Although any audit finding can be appealed, experts have different tactics on approaching an appeal decision. Moreover, the tactics are regular shifting given the massive backlog of hundreds of thousands of appeals at the administrative law judge level, the zenith of the appeals process. Now standing at three-plus years, the backlog forced the Office of Medicare Hearings and Appeals to stop assigning ALJs to appeals until it could reduce the glut.

“Suppliers have to make a business decision regarding how appeals are handled,” said Kim Brummett, vice president of Regulatory Affairs for the American Association for Homecare. “The first step is for the supplier to know if the patient qualifies according to all of the requirements Medicare requires. If the patient does not meet the criteria, then a supplier might decide it is not worth the cost to appeal. If a patient does qualify then a supplier should definitely file at least the first and potentially second level of appeal.

“However, as the backlog at the ALJ level grows, the decision to pursue the third and the fourth level of appeal needs to be thoroughly may deny the claim, another one may pay it, she said.

Esther Apter, CEO, Medforce Technologies, said that in general, she recommends appealing because the subsequent claims will be docked if you don’t take any action. But, like any business decision, you need to weigh the cost of the effort with the potential value. Time is money and there is effort associated with an appeal.

“We coach our clients to sort appeals by strategic priority — usually by dollar value, but it can also be by deadline or complexity,” she said. “That is when a business process management tool is especially helpful in helping to organize and prioritize appeals. If you are following traditional paper methods, appeals are often handled by the order they come in, or alphabetically, or just randomly.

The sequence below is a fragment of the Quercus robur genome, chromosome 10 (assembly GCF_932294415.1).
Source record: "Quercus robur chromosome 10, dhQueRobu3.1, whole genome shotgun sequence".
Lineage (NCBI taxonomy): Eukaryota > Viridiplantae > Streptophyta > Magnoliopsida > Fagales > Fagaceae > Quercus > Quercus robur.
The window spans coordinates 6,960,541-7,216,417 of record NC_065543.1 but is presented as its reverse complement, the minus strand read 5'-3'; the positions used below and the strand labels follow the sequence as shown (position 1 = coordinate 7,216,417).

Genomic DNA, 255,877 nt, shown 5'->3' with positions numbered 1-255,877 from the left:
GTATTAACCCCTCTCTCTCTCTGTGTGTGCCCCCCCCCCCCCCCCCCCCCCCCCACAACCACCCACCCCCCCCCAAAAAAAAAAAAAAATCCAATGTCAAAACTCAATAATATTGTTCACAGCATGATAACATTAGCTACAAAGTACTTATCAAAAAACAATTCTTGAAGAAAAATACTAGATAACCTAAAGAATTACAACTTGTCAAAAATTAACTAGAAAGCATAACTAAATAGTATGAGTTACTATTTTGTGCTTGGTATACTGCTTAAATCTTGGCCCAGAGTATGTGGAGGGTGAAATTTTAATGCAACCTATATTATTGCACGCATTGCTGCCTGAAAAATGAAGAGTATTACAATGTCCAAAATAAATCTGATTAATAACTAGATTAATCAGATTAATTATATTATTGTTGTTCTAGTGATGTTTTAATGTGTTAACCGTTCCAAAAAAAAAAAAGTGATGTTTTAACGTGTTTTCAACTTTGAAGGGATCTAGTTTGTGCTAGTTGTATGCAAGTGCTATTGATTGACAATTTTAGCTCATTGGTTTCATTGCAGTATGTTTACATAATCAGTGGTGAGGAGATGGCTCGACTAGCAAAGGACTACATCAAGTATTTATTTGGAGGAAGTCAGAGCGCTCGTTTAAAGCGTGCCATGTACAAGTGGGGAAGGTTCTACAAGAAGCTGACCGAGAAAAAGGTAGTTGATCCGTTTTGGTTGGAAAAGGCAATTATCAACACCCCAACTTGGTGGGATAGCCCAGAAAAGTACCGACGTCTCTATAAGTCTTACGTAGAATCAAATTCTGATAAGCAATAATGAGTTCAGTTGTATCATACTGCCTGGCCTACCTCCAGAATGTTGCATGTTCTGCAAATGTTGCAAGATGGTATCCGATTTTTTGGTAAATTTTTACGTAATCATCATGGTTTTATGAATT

“Plus, the piles of paper that need to be sorted can be especially time consuming,” she adds. “When you use technology, you can first tackle the appeals that will reap the most reward. Also, you can gain access to all the needed documentation and can track the status of compiling the appeals package and make sure to stay on track and on time.” Leard said that auditors are taking a hard line, which means you need to have excellent documentation, or you will fail, resulting in the issuing of an overpayment demand.

“This often results in claims where, by looking at the documentation, a patient clearly needs the equipment in question but the claim is denied because of a technical defect,” she said. “When an overpayment is issued, typically the notice letter will be accompanied by a spreadsheet that sets forth, in detail, the reason that the claim was denied. All items stated as reasons for denial should be addressed. For example, in a recent audit I was working on, there was an issue with the proof of delivery. The supplier had not included the information that tied the tracking documents to the patient and what was in the box in accordance with the supplier manual’s requirements. In that case, it would be important to address the proof of delivery deficiencies.”

Leard encourages anyone filing an appeal to submit all documentation that supports compliance with the local coverage determination (LCD) and all supplier manual documentation requirements that are relevant to the item being dispensed. Specifically, in regard to the LCD, the supplier should review the medical records being submitted and be able to identify in the medical records the criteria set for the LCD. Physician medical records that lack documentation of the need for the equipment are the biggest reason for an overpayment determination.

According to Apter, 86 percent of audits are based on inaccurate or incomplete documentation, such as date not stamped or the detailed written order is missing, and 22 percent is for missing documentation completely, such as delivery tickets and proof of a Face-to-Face with a physician.